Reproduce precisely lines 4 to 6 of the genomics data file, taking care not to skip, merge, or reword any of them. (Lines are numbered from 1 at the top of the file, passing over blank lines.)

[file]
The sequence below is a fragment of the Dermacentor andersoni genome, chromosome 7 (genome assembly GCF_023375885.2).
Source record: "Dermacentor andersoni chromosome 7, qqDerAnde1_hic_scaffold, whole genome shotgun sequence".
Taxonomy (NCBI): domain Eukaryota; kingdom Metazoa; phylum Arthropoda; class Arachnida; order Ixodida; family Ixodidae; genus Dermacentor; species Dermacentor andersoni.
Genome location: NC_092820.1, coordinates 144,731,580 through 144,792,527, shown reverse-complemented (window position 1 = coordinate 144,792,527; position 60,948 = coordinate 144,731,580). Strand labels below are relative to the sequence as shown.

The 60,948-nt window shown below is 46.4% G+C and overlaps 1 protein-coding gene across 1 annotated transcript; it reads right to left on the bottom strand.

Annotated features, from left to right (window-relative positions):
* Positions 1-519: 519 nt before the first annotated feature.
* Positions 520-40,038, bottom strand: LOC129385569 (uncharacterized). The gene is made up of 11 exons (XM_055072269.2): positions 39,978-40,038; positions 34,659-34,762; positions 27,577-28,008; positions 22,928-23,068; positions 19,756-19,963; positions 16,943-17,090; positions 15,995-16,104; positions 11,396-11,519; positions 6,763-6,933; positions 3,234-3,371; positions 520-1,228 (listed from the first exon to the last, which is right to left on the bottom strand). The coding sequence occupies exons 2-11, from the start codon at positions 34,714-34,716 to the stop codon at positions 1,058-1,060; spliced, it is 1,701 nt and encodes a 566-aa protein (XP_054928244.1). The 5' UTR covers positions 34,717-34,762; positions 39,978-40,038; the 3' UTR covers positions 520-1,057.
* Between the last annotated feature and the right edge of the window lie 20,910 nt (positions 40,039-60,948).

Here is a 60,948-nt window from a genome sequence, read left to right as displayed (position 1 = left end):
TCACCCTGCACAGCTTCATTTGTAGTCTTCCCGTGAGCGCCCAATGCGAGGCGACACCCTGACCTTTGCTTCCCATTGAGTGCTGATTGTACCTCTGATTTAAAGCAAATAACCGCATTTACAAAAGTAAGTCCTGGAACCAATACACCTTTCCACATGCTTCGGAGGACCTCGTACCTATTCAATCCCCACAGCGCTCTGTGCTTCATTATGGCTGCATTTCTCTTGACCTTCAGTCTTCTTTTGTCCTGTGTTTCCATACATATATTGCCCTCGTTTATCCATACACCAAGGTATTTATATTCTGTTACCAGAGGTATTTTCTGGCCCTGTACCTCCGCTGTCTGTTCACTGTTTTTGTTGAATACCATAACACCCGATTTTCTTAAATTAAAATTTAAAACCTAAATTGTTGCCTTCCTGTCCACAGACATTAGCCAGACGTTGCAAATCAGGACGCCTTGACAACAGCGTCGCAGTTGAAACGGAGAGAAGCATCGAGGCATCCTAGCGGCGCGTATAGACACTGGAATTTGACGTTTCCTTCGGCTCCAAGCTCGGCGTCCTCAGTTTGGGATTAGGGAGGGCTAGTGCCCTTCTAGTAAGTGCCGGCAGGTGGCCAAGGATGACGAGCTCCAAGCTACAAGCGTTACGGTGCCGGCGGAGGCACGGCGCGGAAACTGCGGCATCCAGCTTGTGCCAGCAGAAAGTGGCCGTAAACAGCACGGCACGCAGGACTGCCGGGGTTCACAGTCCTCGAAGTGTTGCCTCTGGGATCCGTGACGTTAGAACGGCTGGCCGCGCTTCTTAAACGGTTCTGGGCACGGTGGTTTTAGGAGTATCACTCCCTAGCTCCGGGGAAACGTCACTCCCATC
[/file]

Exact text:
Genome location: NC_092820.1, coordinates 144,731,580 through 144,792,527, shown reverse-complemented (window position 1 = coordinate 144,792,527; position 60,948 = coordinate 144,731,580). Strand labels below are relative to the sequence as shown.

The 60,948-nt window shown below is 46.4% G+C and overlaps 1 protein-coding gene across 1 annotated transcript; it reads right to left on the bottom strand.

Annotated features, from left to right (window-relative positions):